A “NEGLECTED” property – thought to have been empty for more than a decade – could be demolished to make way for a new home on a busy route into Dunbar.

Plans for a new four-bedroom property off Belhaven Road have been lodged with East Lothian Council.

If approved, the proposals would see the existing building, which dates back to the early 1900s, torn down and a replacement property built in its place.

A planning statement with David Calder’s proposals notes that the existing property “has been neglected for many years”.

It goes on: “Large patches of damp, structural cracks in ceilings and walls, black mould and collapsed sections of the roof are all evident.

“In the area where the northern extension is attached to the original building, there are signs that this was not constructed to suitable standards and there is an obvious lack of weather-tightness.”

The condition of the property was also discussed by Dunbar Community Council, which met on Monday.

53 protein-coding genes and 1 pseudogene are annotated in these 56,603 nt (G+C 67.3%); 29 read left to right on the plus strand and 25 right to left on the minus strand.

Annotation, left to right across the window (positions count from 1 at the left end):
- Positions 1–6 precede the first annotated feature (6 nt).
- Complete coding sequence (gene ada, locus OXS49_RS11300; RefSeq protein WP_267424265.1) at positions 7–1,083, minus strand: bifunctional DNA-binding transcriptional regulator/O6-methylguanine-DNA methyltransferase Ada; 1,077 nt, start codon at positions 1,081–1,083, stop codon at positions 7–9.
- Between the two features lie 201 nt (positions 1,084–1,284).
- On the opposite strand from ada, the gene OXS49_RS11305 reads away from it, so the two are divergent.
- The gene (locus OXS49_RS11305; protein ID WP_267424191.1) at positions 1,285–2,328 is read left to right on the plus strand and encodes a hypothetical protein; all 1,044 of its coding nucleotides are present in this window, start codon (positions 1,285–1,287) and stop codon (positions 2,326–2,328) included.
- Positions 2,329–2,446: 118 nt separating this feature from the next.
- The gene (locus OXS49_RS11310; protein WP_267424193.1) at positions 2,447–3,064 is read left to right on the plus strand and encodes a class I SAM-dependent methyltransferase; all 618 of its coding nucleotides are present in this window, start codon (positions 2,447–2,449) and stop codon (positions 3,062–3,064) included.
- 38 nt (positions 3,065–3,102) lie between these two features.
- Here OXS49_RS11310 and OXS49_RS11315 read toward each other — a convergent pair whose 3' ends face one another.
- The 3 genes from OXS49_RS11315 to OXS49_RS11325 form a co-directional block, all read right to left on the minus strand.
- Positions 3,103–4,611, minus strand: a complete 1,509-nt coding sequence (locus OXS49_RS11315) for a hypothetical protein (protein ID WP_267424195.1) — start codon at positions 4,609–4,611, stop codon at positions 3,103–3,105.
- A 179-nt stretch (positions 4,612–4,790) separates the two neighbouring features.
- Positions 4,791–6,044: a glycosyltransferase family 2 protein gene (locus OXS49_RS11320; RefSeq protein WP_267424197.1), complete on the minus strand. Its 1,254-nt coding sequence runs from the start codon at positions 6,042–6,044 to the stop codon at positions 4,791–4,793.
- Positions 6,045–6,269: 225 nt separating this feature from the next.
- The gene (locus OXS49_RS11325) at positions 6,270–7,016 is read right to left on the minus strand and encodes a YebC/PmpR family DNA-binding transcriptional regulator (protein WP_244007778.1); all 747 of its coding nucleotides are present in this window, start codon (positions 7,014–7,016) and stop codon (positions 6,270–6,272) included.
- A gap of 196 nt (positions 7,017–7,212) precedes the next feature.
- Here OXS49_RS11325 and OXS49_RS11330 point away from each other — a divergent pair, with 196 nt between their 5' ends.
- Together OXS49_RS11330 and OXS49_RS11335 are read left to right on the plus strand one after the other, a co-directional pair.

Jacquie Bell, a member of the group, described the house as “completely shot” and said that she would have “no issue” with a replacement property.

Drawings of the layout of the new building show a living room and study on the ground floor, alongside a kitchen/dining/lounge, utility room and WC.

Upstairs features a bedroom with dressing room and en-suite, as well as another en-suite bedroom and two further bedrooms.

The planning statement goes on to highlight that it will be set back from the front boundary to try to “prevent it from appearing dominant in the streetscape”.

It also states: “The proposal represents a sustainable approach to providing a high-quality family home.

“Due to the existing dwelling on site being in a state that makes its re-use untenable, regrettably, it will need to be demolished.

“To mitigate this, low-carbon and energy-efficient building measures will be used in the construction of the new dwelling and technologies will be implemented to ensure lifetime greenhouse emissions are minimised.

“The proposed dwelling has been designed to appear in keeping with the surrounding area and will not harm the setting of the neighbouring heritage assets, nor will it have an unacceptable impact on the level of residential amenity experienced at the surrounding sites.”